A trapdoor spider captured in Western Australia’s Wheatbelt in the 1970s, and believed to be the world’s oldest recorded spider, has died aged 43.
Research, published in the Pacific Conservation Biology Journal, suggests the Giaus Villosus trapdoor matriarch outlived the previous record holder, a 28-year-old tarantula found in Mexico.
“To our knowledge this is the oldest spider ever recorded, and her significant life has allowed us to further investigate the trapdoor spider’s behaviour and population dynamics,” says Leanda Mason, lead author and a PhD student at the School of Molecular and Life Sciences at Perth’s Curtin University.
The research project was first initiated by Barbara York Main in 1974, now aged 88, who monitored the long-term spider population for more than four decades years in the Central Wheatbelt region of Western Australia.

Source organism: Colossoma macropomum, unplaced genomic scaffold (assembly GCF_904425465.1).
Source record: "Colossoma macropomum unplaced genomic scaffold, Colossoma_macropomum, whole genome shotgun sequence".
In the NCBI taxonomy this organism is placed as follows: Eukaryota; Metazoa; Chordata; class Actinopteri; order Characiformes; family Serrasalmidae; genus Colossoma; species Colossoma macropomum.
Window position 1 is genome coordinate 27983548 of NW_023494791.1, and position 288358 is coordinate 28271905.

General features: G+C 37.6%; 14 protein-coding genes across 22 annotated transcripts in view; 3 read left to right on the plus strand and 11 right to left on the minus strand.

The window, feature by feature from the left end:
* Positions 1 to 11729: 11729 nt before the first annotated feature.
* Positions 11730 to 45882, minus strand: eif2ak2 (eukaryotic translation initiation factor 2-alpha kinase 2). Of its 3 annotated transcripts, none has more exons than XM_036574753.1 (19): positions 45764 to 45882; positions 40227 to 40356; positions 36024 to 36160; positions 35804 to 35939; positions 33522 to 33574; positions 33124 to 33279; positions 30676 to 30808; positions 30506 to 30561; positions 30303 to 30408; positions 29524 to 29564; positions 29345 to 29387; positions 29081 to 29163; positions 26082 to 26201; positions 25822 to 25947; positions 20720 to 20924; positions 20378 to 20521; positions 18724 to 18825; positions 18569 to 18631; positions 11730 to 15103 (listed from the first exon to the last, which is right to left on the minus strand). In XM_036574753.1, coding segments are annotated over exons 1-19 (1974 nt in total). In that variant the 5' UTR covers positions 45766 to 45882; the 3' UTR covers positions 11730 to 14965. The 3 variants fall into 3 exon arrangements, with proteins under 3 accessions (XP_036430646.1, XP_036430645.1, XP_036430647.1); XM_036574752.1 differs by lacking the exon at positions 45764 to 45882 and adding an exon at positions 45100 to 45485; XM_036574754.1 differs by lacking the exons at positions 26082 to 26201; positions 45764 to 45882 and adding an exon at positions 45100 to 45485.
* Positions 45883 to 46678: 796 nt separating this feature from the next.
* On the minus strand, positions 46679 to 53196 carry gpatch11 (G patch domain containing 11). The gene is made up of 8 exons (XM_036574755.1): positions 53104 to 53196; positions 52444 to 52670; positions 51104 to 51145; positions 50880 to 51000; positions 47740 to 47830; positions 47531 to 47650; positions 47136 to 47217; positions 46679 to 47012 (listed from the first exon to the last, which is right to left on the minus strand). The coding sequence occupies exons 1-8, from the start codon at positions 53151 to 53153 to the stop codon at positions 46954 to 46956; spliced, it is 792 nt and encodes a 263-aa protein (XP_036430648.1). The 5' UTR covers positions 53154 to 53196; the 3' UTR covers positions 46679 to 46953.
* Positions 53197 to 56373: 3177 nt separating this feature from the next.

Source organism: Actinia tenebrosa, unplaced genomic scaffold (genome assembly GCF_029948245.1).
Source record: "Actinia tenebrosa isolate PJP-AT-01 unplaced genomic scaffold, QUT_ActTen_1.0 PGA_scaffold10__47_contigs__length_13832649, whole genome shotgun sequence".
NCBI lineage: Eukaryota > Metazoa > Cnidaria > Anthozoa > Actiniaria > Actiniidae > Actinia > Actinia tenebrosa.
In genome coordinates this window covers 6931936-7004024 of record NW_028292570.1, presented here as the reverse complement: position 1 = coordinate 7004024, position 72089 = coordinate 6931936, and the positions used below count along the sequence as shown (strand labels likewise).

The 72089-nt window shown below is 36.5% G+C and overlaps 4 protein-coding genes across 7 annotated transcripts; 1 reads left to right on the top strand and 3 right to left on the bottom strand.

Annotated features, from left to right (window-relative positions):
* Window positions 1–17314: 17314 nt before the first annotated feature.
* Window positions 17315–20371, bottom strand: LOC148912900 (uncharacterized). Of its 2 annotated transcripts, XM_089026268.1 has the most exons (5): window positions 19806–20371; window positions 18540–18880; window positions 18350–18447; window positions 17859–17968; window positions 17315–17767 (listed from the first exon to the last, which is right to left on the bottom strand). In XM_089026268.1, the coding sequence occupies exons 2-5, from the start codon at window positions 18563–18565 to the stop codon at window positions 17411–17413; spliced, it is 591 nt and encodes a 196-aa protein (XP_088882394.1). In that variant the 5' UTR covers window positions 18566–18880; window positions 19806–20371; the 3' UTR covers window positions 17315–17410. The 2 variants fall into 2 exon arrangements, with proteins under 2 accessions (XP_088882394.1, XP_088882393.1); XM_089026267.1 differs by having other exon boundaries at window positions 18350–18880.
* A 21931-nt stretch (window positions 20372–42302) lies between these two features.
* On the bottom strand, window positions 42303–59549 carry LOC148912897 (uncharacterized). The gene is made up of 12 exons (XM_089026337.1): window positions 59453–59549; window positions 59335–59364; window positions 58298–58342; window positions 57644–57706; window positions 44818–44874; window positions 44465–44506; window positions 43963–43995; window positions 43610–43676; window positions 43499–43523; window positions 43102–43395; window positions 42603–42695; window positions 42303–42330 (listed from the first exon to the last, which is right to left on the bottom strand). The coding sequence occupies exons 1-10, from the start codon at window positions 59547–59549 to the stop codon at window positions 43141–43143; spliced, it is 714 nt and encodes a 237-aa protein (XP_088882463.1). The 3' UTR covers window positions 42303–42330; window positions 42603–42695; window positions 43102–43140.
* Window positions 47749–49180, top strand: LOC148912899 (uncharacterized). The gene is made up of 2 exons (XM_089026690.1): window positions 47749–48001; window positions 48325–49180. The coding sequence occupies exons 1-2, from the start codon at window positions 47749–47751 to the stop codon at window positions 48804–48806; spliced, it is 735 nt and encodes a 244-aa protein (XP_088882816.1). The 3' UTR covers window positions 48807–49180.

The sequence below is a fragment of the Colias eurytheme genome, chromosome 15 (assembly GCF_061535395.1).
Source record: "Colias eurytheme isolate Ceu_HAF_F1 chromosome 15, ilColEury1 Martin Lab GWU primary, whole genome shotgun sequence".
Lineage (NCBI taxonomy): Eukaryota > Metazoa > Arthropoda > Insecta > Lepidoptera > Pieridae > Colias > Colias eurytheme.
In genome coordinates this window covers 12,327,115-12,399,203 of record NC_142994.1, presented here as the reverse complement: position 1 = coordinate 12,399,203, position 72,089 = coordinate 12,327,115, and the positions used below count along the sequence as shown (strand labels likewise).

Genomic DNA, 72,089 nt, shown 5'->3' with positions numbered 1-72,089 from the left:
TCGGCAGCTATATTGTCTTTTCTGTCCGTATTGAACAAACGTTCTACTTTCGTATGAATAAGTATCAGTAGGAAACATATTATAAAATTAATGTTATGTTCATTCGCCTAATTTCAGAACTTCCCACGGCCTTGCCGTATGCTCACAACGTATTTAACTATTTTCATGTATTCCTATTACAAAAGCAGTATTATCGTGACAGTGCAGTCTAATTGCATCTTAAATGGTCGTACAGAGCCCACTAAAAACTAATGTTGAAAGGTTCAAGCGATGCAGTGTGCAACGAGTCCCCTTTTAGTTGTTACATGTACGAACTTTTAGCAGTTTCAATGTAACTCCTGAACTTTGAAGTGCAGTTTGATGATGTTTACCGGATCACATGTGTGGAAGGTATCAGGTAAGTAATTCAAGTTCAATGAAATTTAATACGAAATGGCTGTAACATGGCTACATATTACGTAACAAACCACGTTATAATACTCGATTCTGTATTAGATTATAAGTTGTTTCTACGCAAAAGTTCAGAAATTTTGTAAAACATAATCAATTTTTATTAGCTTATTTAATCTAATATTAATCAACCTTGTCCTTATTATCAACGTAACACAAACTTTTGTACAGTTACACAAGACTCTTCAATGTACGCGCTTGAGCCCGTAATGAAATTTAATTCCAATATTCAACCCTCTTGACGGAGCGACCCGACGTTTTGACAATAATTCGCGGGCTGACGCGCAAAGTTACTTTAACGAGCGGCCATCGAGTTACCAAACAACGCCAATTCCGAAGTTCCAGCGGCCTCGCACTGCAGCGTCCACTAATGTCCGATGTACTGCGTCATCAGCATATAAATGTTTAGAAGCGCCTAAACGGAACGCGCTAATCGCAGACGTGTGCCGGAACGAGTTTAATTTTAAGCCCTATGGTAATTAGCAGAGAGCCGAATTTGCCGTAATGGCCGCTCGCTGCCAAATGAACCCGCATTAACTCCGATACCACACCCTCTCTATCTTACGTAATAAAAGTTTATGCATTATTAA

“Through Barbara’s detailed research, we were able to determine that the extensive life span of the trapdoor spider is due to their life-history traits, including how they live in uncleared, native bushland, their sedentary nature and low metabolisms,” says Mason.
The spider was monitored for the past 44 years in the North Bungullra Reserve in the Central Wheatbelt.
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